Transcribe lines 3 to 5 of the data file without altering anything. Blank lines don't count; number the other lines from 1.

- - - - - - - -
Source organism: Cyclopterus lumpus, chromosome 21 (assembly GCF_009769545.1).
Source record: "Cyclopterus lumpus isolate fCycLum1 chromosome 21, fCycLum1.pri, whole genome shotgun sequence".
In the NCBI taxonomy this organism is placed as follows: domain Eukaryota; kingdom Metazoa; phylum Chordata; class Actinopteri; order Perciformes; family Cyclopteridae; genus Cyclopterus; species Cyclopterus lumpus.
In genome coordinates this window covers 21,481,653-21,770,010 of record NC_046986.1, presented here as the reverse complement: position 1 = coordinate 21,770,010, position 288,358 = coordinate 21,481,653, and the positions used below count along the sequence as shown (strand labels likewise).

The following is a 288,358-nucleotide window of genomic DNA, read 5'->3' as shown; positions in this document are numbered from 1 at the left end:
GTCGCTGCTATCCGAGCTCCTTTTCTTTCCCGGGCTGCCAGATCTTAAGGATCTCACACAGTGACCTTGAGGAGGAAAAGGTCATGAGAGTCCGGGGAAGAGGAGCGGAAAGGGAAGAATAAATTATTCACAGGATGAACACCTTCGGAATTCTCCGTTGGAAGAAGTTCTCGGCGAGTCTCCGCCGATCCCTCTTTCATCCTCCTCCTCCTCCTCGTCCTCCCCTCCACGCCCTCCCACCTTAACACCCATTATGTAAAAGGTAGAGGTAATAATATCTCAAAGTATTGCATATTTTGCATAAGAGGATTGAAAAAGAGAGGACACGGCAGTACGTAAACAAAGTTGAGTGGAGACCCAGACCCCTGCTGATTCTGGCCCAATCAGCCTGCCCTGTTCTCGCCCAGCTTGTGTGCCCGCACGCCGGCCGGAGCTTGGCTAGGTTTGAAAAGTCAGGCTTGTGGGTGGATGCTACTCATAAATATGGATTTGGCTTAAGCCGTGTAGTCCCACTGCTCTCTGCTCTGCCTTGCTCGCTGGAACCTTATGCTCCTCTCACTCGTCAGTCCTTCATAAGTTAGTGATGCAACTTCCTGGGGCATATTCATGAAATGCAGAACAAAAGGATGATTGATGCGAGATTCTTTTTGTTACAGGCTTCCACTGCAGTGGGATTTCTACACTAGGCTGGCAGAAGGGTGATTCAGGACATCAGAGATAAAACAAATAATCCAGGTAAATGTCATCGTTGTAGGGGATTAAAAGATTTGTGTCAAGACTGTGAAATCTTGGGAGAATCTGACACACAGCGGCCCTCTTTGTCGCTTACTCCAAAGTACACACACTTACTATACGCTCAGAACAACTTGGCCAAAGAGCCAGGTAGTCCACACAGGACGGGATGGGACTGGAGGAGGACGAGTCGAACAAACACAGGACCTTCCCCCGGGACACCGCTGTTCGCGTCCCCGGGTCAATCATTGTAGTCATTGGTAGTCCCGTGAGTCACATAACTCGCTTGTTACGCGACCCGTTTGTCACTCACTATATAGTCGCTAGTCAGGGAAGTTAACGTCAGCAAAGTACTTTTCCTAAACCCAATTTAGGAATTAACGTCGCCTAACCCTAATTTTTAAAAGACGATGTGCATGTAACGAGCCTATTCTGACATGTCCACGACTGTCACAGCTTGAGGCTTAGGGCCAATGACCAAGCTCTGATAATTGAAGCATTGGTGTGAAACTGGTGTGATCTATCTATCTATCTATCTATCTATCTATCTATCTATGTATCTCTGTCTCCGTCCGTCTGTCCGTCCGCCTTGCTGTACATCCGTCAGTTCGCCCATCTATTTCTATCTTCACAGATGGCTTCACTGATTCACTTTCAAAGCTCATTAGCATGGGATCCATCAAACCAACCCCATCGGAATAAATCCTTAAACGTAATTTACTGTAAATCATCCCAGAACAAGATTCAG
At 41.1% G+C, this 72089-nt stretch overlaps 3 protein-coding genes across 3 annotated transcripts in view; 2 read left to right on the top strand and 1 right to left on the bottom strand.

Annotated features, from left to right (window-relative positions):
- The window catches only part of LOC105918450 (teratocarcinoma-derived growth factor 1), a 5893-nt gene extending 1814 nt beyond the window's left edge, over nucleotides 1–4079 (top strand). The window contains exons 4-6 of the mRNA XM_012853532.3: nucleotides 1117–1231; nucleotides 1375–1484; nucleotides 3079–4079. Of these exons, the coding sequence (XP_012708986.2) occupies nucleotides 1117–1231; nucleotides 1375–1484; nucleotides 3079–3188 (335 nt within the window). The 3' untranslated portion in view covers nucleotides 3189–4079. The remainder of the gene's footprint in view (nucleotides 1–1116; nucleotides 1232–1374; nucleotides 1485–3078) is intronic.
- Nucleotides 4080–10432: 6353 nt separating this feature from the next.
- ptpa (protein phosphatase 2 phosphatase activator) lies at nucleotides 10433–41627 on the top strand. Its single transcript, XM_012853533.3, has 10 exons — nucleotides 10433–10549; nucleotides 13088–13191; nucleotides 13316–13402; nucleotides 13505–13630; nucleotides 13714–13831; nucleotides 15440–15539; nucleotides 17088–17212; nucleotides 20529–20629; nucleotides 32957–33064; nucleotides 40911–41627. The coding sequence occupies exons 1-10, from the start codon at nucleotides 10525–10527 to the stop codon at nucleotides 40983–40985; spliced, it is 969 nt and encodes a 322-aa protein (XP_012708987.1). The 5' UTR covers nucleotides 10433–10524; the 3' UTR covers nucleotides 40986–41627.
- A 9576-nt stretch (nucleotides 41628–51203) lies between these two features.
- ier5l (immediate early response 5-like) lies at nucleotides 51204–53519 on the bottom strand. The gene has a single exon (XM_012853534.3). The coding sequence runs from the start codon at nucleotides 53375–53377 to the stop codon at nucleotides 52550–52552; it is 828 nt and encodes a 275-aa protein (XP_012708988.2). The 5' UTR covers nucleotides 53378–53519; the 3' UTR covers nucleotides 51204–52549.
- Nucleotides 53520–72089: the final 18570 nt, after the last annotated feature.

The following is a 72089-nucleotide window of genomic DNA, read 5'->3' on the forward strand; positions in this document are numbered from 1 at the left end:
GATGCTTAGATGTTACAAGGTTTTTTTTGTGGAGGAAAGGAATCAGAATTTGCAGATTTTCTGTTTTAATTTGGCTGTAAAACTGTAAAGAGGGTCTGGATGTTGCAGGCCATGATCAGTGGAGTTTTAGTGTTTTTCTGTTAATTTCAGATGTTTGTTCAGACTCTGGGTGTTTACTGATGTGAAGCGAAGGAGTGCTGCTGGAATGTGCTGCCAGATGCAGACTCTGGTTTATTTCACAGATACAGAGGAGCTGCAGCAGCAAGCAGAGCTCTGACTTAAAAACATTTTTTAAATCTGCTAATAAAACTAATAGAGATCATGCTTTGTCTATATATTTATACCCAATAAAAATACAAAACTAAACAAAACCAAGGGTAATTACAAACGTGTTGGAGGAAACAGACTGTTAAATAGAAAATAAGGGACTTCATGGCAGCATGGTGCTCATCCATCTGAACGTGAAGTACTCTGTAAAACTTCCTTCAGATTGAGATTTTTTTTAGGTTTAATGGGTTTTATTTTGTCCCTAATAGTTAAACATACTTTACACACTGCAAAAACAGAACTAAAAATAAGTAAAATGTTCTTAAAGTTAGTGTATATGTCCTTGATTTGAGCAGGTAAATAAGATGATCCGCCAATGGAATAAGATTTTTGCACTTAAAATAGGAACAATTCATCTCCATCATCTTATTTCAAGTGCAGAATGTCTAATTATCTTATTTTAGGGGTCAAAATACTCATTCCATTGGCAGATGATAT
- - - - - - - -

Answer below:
In the NCBI taxonomy this organism is placed as follows: domain Eukaryota; kingdom Metazoa; phylum Chordata; class Actinopteri; order Perciformes; family Cyclopteridae; genus Cyclopterus; species Cyclopterus lumpus.
In genome coordinates this window covers 21,481,653-21,770,010 of record NC_046986.1, presented here as the reverse complement: position 1 = coordinate 21,770,010, position 288,358 = coordinate 21,481,653, and the positions used below count along the sequence as shown (strand labels likewise).

The following is a 288,358-nucleotide window of genomic DNA, read 5'->3' as shown; positions in this document are numbered from 1 at the left end: